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Monthly Archives: June 2007

My friend JP and I were sitting around, just hanging out one day. He was telling me about how he thinks it would be a crime deterrant if prisoners were forced to dress in clown costumes. Could you imagine it? Gangbangers and thugs, thieves and pedophiles, all subjected to wearing floppy shoes, bushy wigs and bright polka dotted jumpsuits.


Perhaps some of you believe this to be cruel and unusual punishment. I guess you’ve never heard about Joe Arpaio. He’s the Arizona Sheriff who has made pink underwear mandatory uniform, while subjecting them to quote, “patriotic songs.”  Sherrif Requires Jailed Immigrants to Listen to ‘Patriotic Music,’ Wear Pink Underwear So which cliche shall we use? Has the die been cast? Maybe the genie’s out of the bottle. Whatever trite blurb you want to attach, precedent is set. So let’s push the idea of patriotic songs a little bit.

Why? Because that’s exactly what JP and I started doing. It just so happens that I’ve got an incredibly bad collection of mp3’s, everything from Shaq rapping (How to Rob the NBA League is a gem) to Whitney Houston to Wang Chung to Slayer to Sublime to Immortal Technique to Madonna to Nas, with everything in between.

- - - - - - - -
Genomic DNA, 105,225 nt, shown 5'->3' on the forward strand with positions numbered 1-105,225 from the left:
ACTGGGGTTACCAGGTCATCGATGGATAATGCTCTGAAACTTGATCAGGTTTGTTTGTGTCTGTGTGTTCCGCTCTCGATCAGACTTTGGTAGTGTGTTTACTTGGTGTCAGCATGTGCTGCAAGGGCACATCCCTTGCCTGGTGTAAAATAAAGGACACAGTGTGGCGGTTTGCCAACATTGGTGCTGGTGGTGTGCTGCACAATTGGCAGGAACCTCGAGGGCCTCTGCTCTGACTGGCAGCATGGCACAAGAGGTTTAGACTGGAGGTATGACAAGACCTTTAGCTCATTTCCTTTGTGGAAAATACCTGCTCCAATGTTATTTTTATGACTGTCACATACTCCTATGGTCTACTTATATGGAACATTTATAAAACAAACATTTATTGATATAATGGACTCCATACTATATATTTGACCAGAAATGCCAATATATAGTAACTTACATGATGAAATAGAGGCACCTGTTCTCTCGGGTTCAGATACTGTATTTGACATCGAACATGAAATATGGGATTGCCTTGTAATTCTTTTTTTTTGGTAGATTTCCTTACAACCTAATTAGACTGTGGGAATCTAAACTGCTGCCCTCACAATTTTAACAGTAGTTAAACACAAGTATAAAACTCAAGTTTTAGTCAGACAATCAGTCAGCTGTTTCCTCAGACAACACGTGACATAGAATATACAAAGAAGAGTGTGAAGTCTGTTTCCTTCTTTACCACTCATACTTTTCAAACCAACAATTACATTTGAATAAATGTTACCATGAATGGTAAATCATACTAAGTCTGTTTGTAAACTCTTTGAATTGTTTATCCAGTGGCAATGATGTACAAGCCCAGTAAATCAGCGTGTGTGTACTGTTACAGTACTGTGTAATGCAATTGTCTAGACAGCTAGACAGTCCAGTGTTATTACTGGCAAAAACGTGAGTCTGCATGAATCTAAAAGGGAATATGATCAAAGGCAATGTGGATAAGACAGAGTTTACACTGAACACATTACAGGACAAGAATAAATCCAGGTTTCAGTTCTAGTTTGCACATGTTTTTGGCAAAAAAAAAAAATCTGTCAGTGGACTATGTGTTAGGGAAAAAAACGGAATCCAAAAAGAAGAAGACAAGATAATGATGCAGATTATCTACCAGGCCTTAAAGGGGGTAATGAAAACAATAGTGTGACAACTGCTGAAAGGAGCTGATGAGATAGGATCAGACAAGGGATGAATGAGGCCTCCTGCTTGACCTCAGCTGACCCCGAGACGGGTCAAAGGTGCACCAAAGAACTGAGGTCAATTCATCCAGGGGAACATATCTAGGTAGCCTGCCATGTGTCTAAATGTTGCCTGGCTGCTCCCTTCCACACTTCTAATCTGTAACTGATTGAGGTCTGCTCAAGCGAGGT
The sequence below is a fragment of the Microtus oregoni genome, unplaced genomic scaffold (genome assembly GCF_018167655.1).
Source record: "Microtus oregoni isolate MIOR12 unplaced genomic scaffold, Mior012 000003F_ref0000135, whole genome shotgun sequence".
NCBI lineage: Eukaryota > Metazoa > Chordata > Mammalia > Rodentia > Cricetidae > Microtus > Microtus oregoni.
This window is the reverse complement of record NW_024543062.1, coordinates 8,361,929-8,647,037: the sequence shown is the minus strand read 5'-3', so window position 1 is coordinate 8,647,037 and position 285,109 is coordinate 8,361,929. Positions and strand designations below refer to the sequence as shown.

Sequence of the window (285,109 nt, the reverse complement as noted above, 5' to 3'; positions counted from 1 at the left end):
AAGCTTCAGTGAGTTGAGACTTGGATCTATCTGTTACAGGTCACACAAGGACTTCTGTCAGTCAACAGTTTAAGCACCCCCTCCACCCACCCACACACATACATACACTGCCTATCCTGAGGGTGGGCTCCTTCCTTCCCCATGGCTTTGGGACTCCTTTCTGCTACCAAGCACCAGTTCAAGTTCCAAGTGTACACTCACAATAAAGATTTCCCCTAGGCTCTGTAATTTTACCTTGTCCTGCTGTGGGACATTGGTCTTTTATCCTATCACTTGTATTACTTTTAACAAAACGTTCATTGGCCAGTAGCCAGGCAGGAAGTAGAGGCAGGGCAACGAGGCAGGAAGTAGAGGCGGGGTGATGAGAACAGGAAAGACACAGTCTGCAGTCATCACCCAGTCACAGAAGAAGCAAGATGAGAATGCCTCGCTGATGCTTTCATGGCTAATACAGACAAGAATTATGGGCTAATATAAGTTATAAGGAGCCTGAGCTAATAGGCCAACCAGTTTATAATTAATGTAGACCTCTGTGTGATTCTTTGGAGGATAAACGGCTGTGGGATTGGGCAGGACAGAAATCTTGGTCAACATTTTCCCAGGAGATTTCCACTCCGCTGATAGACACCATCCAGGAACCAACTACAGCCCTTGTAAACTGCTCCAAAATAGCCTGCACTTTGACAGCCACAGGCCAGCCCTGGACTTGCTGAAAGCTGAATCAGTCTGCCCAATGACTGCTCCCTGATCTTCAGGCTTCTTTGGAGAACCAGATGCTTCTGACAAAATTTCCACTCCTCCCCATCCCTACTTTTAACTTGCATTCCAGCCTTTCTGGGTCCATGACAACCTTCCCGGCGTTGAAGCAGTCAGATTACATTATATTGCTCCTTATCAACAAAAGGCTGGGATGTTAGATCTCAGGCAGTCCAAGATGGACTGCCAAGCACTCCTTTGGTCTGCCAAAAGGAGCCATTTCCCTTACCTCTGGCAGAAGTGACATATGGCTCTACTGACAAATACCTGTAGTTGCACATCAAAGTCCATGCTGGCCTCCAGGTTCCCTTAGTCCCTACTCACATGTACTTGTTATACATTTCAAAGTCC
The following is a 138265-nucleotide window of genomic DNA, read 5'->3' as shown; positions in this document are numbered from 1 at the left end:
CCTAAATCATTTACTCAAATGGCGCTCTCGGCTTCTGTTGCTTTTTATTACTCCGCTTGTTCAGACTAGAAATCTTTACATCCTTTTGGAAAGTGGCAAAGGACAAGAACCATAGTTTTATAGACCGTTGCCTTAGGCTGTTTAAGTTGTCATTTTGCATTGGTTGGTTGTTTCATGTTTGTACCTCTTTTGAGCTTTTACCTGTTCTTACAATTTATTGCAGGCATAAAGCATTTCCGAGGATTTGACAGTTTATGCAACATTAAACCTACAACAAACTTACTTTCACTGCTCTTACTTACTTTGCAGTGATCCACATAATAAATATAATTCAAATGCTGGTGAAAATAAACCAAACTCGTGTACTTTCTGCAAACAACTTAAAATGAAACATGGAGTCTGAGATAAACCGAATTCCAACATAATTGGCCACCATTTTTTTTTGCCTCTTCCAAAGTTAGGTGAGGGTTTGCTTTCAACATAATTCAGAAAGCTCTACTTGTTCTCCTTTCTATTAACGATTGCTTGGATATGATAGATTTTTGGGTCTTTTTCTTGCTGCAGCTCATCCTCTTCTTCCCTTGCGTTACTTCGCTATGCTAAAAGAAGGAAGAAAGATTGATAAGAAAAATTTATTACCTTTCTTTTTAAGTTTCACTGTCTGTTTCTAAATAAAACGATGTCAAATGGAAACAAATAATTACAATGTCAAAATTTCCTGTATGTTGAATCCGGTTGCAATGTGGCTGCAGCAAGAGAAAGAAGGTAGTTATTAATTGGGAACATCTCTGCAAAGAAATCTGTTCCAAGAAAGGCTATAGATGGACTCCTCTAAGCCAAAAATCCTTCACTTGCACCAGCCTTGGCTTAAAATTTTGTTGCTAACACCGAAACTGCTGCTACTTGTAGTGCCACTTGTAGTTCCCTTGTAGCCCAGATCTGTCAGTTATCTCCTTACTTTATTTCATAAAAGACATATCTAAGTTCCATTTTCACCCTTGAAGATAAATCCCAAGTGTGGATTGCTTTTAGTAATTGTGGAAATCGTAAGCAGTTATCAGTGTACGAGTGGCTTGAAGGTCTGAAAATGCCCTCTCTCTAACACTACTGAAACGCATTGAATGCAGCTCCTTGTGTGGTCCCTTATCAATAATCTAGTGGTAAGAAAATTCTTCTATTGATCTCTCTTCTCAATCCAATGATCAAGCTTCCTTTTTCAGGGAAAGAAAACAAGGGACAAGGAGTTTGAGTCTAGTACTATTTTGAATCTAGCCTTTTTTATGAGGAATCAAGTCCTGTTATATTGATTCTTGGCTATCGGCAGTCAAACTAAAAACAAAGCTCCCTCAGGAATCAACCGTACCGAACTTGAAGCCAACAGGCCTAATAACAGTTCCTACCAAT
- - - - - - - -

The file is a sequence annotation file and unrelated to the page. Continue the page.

Wang Chung Wednesdays just sounded right. Picture the first sound an inmate hearing as the melodic tunes of Wang Chung, and the last sound an inmate hearing as the melodic tunes of Wang Chung. Every day would be dedicated to one song. Monster Mash Mondays, Linger Tuesdays, Wang Chung Wednesdays… get the idea. I’d go on, but I’m in the process of crafting a proposal for The Geo Group, or perhaps CCA. Any privatization firm willing to listen, really. Can you dispute the notion that having to listen to The Cranberries or 4 Non Blondes, wearing clown gear would deter recitivism?


I’d imagine a lot of criminals would be deterred from returning to prison.  Cruel and unusual?  Only if you think humiliating is cruel and unusual.  That’s where the deterrent comes from.  So if you think straightening people out in unconventional ways is cruel, then give me a suggestion!  Until I hear something better, I think this would be the most effective prison reform.  Time to craft a methodology to write the study on the possibilities…….


One thing that’s really nagged me about the entire argument concerning the wars abroad is, most pundits and people cease to realize why exactly we’re in military gridlock, stuck in Iraq until we get the green light, say 2011. We’re doing little to no physical reconstruction of real institutions. Try doing a google search for schools built in Iraq. I found three noteworthy articles. Harry Browne has this slightly scathing article on the reconstruction effort( , but it’s from 2005. A couple of articles come up from the past few months. Middle East Onlinebrings us the tale from Samawa of local villagers taking things into their own hands, never a good sign of foreign led progress (